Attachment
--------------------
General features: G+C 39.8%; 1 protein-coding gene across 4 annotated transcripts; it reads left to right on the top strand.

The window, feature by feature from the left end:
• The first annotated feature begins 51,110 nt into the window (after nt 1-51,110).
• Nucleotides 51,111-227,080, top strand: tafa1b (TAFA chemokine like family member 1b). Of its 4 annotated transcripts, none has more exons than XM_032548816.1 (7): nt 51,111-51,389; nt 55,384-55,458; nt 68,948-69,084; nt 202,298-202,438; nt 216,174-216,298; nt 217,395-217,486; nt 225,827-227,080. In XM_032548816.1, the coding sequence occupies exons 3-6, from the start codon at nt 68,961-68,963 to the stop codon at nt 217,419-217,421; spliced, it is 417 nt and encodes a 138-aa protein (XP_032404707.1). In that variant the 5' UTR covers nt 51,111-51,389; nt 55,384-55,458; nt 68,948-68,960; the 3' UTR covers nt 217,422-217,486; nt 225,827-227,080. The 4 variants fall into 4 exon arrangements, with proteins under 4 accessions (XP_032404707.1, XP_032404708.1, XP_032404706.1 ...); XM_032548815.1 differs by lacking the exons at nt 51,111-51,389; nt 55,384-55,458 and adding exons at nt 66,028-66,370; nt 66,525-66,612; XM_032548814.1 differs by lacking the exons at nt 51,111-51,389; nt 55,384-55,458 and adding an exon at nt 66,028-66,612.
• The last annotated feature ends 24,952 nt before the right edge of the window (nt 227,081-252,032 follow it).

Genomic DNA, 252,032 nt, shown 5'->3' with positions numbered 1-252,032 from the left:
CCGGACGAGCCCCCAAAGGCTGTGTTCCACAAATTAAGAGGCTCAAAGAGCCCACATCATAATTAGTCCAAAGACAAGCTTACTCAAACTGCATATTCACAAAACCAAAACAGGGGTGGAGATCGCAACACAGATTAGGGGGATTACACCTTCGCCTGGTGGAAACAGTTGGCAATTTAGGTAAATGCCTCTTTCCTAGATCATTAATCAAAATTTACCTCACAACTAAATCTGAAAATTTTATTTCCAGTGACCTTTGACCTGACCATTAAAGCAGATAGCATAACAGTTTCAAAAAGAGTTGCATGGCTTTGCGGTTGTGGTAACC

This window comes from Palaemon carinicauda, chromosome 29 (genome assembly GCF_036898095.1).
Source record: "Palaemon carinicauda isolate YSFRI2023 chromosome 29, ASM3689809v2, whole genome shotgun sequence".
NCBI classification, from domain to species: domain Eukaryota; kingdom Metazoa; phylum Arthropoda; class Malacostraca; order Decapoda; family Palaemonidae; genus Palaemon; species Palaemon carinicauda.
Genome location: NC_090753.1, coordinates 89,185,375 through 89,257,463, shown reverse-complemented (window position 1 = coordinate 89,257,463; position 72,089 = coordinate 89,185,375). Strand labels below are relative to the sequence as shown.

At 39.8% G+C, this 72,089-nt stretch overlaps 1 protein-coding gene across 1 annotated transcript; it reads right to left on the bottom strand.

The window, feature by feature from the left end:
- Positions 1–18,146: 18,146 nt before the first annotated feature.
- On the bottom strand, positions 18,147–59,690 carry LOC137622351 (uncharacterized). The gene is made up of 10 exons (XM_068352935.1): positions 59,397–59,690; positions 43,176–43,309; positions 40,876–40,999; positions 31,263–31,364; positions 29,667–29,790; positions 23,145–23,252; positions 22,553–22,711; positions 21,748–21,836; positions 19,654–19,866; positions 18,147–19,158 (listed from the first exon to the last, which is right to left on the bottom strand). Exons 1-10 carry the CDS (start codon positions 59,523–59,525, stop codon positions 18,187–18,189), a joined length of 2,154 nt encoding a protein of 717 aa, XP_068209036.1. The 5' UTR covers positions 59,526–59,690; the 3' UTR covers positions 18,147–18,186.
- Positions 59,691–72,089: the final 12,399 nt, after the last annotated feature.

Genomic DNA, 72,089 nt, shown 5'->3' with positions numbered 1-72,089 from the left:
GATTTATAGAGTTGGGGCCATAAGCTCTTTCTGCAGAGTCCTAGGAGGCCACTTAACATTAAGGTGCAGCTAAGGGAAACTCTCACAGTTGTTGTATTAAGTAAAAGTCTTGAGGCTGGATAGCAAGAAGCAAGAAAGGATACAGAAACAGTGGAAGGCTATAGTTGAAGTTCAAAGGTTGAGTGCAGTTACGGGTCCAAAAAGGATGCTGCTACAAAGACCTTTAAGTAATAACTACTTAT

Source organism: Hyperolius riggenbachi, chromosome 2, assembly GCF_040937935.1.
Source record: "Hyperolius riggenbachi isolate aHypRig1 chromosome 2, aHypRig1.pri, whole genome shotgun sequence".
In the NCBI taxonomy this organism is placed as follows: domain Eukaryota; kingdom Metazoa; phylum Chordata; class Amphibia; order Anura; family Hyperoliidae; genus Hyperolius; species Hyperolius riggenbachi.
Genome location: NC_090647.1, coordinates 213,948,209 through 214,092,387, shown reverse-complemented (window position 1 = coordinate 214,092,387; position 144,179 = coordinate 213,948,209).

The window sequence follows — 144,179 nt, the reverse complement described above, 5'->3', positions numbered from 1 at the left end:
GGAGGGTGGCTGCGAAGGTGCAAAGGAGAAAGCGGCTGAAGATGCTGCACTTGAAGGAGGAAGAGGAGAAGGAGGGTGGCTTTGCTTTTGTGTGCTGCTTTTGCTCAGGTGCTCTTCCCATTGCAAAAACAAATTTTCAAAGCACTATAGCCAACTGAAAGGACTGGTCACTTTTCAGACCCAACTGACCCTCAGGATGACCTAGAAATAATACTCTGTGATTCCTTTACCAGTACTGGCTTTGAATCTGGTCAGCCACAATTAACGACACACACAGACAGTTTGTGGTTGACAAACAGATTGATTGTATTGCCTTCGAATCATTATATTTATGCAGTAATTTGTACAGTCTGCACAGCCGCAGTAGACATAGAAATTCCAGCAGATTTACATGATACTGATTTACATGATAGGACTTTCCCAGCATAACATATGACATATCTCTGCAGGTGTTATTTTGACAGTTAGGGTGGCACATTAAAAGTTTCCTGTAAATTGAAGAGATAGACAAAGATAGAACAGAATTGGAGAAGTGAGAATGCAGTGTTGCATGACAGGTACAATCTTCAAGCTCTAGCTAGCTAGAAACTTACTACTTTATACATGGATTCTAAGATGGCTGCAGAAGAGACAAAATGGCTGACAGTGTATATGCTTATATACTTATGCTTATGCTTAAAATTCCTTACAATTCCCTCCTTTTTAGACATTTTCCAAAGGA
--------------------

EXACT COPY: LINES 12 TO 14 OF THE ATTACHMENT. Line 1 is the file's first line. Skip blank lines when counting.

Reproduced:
At 39.8% G+C, this 72,089-nt stretch overlaps 1 protein-coding gene across 1 annotated transcript; it reads right to left on the bottom strand.

The window, feature by feature from the left end:
- Positions 1–18,146: 18,146 nt before the first annotated feature.